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The restrictionist Center for Immigration Studies held a panel this morning digging in their heels and trying to convince America why we should not progress forward with immigration reform. Entitled “Amnesties: Past, Present, and Future,” the panel featured three of their staff members (can it be called a panel if everyone on it is from your organization? Isn’t that more like a staff meeting?) and opening remarks from anti-immigrant hardliner Rep. Lamar Smith (R-TX).
Here’s the early word on what Rep. Smith had to say about the Obama Administration and its plan to tackle immigration reform this year. From Elise Foley at the Huffington Post:
“Based on the president’s record, the first lesson we can learn from the [Deferred Action for Childhood Arrivals] implementation is you simply can’t always believe what the president says,” Smith said during his speech. “That is worth remembering when considering how a large-scale amnesty could be implemented”…
“I think it’s going to be a long process and I think, as I mentioned a while ago, when the American people find out what the administration is up to, I think they will hold the Obama administration accountable,” he told reporters later. “I just don’t think the American people want mass amnesty.”
Smith also reportedly spent much of his eight-minute speech attacking the President’s deferred action for DREAMers (DACA) program and arguing that the President has no authority to administer it.
News flash to Lamar: the majority of Americans want immigration reform—and 57% support the creation of a pathway to citizenship for the 11 million Americans-in-waiting already here. The dominant story coming out of the 2012 elections was how the Latino vote successfully mobilized, made its voice heard—and supported President Obama over Mitt Romney by more than a 3-1 margin. Deferred action not only prompted Latinos to take action at the ballot box, it is also widely supported by Americans (60% of independents favored the program in a recent poll). That’s why the need for immigration reform has been a hot topic ever since—and why the issue is a top legislative priority this year: because Americans want it, Democrats promised it, and Republicans need it.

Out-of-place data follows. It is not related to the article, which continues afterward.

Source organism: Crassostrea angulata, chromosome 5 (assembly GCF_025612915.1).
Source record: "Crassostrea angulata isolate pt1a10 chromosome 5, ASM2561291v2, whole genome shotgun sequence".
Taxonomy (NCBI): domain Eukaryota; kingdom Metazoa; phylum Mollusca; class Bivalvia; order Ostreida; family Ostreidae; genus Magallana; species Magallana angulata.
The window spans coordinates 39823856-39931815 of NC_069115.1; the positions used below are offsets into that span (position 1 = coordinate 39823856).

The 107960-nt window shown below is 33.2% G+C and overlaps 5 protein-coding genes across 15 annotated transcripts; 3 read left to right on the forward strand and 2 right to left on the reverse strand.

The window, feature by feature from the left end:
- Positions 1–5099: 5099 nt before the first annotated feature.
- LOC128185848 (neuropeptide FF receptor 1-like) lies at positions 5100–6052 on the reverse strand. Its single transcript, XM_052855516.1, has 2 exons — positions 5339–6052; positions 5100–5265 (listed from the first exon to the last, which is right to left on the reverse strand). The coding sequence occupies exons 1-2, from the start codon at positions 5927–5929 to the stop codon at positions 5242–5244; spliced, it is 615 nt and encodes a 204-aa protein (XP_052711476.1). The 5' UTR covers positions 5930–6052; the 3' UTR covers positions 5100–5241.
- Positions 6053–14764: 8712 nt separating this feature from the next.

In fact, the dominant news stories on immigration legislation just today is not any piece about Lamar Smith’s bury-your-head-in-the-sand discussion panel, but Julia Preston’s New York Times piece about what President Obama is planning for immigration reform, and the Wall Street Journal piece on Sen. Marco Rubio (R-FL) and how he is becoming the Republican face of the issue. The current debate is not even about whether or not we should change our immigration policies: it’s about what our immigration policies should look like, and smart Republicans are making their voices heard at the table.
As Erika Johnsen at Hot Air—a conservative blog—wrote over the weekend, “The GOP can’t risk getting caught with their pants down on [the immigration issue], and they’ll need to have a workable alternative on hand — and it sounds like Sen. Rubio is hoping to lead on the issue and further prove his national mettle.”
But back to DACA. In the five months since the deferred action program has begun considering requests, the program has become hugely popular, and application and approval numbers continue to rise. According to numbers released in December, 102,965 DREAMers have been approved, and 157,151 of their requests remain under review. If Lamar Smith and the Center for Immigration Studies would only look up from their anti-immigrant echo-chamber obstructioneering, they might notice that the world is moving on without them. And then maybe they could stop leading fellow Republicans off their coming demographic cliff.